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A thin piece of wire 40 meters long is cut into two pieces. One piece

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Re: A thin piece of wire 40 meters long is cut into two pieces. One piece  [#permalink]

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New post 21 Dec 2017, 23:35
Bunuel wrote:
A thin piece of wire 40 meters long is cut into two pieces. One piece is used to form a circle with radius r, and the other is used to form a square. No wire is left over. Which of the following represents the total area, in square meters, of the circular and the square regions in terms of r?

A. \(\pi*r^2\)
B. \(\pi*r^2 + 10\)
C. \(\pi*r^2 + \frac{1}{4}*\pi^2*r^2\)
D. \(\pi*r^2 + (40 - 2\pi*r)^2\)
E. \(\pi*r^2 + (10 - \frac{1}{2}\pi*r)^2\)

The area of a circle will be - \(\pi{r^2}\) and \(2\pi{r}\) meters of wire will be used;
There will be \(40-2\pi{r}\) meters of wire left for a square. Side of this square will be \(\frac{40-2\pi{r}}{4}=10-\frac{\pi{r}}{2}\), hence the area of the square will be \((10-\frac{\pi{r}}{2})^2\).

The total area will be - \(\pi{r^2}+(10-\frac{\pi{r}}{2})^2\).

Answer: E.



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Re: A thin piece of wire 40 meters long is cut into two pieces. One piece  [#permalink]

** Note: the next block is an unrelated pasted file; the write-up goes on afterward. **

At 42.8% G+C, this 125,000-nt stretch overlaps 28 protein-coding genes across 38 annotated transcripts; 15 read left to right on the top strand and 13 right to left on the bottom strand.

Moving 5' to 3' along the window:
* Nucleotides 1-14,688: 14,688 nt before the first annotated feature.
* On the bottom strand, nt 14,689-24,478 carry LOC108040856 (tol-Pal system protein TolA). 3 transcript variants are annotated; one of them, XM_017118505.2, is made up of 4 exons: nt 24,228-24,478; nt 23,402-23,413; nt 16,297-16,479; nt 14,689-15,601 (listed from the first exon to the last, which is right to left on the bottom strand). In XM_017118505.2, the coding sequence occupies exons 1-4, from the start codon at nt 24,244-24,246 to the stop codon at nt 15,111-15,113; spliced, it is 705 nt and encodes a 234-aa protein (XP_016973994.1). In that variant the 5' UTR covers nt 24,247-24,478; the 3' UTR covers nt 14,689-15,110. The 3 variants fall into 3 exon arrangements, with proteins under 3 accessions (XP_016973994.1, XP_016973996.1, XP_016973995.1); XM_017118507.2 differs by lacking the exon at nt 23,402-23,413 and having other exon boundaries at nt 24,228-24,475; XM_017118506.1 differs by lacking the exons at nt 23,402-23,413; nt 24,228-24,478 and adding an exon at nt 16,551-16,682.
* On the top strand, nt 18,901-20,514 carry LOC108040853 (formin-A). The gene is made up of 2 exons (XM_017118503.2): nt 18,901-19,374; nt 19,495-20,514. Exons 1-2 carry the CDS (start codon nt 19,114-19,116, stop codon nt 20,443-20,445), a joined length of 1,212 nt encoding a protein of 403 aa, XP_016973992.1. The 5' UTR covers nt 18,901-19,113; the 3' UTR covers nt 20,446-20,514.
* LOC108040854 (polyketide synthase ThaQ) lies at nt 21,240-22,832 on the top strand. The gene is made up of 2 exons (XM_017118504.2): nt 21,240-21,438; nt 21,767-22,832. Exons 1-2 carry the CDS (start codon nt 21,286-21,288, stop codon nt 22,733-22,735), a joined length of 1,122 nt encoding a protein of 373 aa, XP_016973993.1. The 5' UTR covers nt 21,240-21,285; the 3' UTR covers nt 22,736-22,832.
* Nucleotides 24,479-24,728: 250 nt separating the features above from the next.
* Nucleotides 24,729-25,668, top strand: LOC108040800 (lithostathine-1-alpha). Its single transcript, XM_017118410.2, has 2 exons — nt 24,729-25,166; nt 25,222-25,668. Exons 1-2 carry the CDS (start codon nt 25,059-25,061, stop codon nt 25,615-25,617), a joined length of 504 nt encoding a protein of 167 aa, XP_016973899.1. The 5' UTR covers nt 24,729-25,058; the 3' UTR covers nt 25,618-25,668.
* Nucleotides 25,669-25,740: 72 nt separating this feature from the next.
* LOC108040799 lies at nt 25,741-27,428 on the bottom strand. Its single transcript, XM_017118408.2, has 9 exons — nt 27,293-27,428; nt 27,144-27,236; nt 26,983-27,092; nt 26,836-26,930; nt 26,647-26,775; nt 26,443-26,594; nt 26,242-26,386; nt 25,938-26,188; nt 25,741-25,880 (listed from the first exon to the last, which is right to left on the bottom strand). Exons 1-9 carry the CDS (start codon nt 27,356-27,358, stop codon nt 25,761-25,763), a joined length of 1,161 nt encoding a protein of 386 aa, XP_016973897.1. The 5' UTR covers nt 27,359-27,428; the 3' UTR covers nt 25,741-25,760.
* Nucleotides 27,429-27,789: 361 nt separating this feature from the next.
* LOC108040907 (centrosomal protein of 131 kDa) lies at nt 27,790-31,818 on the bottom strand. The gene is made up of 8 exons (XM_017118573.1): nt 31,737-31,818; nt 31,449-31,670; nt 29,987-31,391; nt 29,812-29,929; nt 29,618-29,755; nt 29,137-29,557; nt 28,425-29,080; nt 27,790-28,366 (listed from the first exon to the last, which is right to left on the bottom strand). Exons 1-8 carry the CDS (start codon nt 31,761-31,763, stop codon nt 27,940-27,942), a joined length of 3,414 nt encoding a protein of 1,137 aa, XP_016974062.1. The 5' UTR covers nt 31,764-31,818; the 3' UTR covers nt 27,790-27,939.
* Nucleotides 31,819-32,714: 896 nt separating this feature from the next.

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New post 22 Dec 2017, 00:07
shivamtibrewala wrote:
Bunuel wrote:
A thin piece of wire 40 meters long is cut into two pieces. One piece is used to form a circle with radius r, and the other is used to form a square. No wire is left over. Which of the following represents the total area, in square meters, of the circular and the square regions in terms of r?

A. \(\pi*r^2\)
B. \(\pi*r^2 + 10\)
C. \(\pi*r^2 + \frac{1}{4}*\pi^2*r^2\)
D. \(\pi*r^2 + (40 - 2\pi*r)^2\)
E. \(\pi*r^2 + (10 - \frac{1}{2}\pi*r)^2\)

The area of a circle will be - \(\pi{r^2}\) and \(2\pi{r}\) meters of wire will be used;
There will be \(40-2\pi{r}\) meters of wire left for a square. Side of this square will be \(\frac{40-2\pi{r}}{4}=10-\frac{\pi{r}}{2}\), hence the area of the square will be \((10-\frac{\pi{r}}{2})^2\).

The total area will be - \(\pi{r^2}+(10-\frac{\pi{r}}{2})^2\).

Answer: E.



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Re: A thin piece of wire 40 meters long is cut into two pieces. One piece  [#permalink]

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New post 22 Dec 2017, 00:07
shivamtibrewala wrote:
Bunuel wrote:
A thin piece of wire 40 meters long is cut into two pieces. One piece is used to form a circle with radius r, and the other is used to form a square. No wire is left over. Which of the following represents the total area, in square meters, of the circular and the square regions in terms of r?

A. \(\pi*r^2\)
B. \(\pi*r^2 + 10\)
C. \(\pi*r^2 + \frac{1}{4}*\pi^2*r^2\)
D. \(\pi*r^2 + (40 - 2\pi*r)^2\)
E. \(\pi*r^2 + (10 - \frac{1}{2}\pi*r)^2\)

The area of a circle will be - \(\pi{r^2}\) and \(2\pi{r}\) meters of wire will be used;
There will be \(40-2\pi{r}\) meters of wire left for a square. Side of this square will be \(\frac{40-2\pi{r}}{4}=10-\frac{\pi{r}}{2}\), hence the area of the square will be \((10-\frac{\pi{r}}{2})^2\).

The total area will be - \(\pi{r^2}+(10-\frac{\pi{r}}{2})^2\).

Answer: E.